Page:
The most recent resource boom in Australia has by most measures been the biggest. The prices we receive for our exports relative to our imports, the terms of trade, reached never-before-seen heights. Furthermore, the boom ran longer than any preceding it.
This experience dramatically realigned Australia’s trading relationships.
And greatly accelerated the evolution of the industrial composition of the economy, with manufacturing’s share of output now among the lowest in the OECD.
The cornucopia was at its fullest in 2011, and since then the trend in commodity prices has been down…
…led by iron ore and the coals, which together account for roughly 35% of Australia’s exports.
Commodity prices move in familiar cycles: Demand rises, with supply initially unable to keep apace, sending prices higher. Over time, elevated prices encourage large amounts of capital to be allocated towards supply expansions. Often, demand peaks and starts to decline around the same time that supply catches up, and prices bust.
Australia has witnessed enormous investment into its commodity sectors, raising output of key exports; we are right in the thick of the supply expansion stage.
This dizzying surge in export volumes is regularly adduced to assuage concerns around lower prices. However, if we consider iron ore, it must be remembered that the recent price decline (over 35% this year in AUD-terms) has largely been a consequence of increased supply. If Chinese demand cools materially, the combined effects of rising supply and falling demand risk another more serious leg down in prices. At that point, increasing supply may well be self-defeating (though there are undoubtedly industry-specific strategic factors to consider).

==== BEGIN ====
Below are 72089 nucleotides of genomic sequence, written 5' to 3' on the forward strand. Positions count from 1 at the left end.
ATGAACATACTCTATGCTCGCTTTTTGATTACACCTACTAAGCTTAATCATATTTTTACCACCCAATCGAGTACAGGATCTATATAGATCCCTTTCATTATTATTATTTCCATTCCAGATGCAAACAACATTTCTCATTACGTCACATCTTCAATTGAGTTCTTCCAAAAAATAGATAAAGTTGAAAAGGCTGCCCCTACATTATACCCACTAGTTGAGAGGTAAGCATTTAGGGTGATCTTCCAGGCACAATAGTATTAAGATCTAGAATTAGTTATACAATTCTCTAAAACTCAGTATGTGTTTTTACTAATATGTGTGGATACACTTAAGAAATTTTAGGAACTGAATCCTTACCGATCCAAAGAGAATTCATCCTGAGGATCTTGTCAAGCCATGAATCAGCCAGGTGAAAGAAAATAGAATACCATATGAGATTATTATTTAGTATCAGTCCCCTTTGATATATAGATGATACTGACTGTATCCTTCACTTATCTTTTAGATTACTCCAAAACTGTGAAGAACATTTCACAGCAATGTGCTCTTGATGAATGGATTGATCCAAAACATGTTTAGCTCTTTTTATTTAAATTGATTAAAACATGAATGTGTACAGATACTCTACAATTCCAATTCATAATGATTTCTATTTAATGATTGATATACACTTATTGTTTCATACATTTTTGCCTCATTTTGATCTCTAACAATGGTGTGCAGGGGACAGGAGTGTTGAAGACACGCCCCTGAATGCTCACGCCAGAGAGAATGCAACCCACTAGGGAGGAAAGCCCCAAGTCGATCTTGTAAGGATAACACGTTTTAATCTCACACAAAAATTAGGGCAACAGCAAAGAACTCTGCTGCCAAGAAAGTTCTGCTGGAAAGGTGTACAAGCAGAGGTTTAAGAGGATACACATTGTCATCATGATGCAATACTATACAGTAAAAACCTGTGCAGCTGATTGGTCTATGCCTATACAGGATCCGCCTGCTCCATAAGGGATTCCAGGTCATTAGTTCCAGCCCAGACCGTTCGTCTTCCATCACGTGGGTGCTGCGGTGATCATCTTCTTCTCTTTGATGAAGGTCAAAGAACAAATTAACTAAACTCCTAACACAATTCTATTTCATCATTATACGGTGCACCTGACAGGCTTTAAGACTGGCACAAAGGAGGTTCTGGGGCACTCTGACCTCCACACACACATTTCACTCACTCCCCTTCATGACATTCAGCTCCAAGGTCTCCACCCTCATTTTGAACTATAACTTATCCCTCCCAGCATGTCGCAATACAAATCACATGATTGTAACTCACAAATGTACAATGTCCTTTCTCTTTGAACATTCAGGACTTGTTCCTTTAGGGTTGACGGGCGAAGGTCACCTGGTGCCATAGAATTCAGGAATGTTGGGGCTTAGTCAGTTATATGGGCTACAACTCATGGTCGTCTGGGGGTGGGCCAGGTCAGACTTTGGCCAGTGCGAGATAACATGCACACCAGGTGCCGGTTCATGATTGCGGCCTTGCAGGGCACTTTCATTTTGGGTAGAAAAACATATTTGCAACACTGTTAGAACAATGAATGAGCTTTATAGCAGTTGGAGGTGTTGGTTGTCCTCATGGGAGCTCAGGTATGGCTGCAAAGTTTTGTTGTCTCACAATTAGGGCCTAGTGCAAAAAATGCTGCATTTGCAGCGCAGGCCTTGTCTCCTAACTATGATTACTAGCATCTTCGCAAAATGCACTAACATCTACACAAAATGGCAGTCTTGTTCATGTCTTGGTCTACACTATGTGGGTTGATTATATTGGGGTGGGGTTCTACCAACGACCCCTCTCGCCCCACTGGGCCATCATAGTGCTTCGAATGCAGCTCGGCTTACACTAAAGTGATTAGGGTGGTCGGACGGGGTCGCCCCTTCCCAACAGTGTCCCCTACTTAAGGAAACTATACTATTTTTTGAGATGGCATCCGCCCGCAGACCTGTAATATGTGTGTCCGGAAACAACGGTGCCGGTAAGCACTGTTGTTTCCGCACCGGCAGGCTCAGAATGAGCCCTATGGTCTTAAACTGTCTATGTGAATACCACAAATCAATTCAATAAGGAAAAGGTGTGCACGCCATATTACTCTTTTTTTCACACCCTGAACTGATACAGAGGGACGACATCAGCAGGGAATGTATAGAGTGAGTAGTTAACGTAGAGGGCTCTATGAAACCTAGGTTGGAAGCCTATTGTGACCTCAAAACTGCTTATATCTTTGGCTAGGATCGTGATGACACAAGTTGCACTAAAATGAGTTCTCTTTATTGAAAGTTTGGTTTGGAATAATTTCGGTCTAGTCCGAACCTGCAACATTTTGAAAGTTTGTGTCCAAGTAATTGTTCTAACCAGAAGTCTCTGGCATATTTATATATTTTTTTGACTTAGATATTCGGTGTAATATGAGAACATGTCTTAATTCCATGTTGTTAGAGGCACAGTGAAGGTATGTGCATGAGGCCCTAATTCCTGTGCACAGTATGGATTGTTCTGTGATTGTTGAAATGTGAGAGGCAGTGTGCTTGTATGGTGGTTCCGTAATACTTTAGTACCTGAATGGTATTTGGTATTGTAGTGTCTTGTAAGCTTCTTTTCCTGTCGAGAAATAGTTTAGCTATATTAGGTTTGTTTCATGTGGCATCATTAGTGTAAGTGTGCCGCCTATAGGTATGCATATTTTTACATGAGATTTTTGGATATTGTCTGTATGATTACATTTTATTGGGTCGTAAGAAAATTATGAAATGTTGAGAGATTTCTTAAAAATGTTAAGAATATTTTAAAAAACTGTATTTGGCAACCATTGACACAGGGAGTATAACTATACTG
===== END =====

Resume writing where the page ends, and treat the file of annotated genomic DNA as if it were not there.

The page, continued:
That the boom will pass is something of a truism; in the long run, all commodity booms are dead. The issue for Australia today is whether the adjustment is gradual and orderly, giving us time to adjust our economic settings, or whether it happens in a hurry, with our naked bodies left embarrassingly exposed by the receding tide.
Of course, this process has certainly already begun. Thus far, however, the timidity of a clique of cadres in Beijing has deferred a more serious correction emanating from China. At the same time, Australia has made progress shifting its growth drivers away from mining, towards other sectors. Mostly, housing is picking up the slack. While the uplift in residential construction is welcome, the surge in house prices is less so, and is likely compounding the risks that have been brewing to our north for the past couple of years.
All charts courtesy of the RBA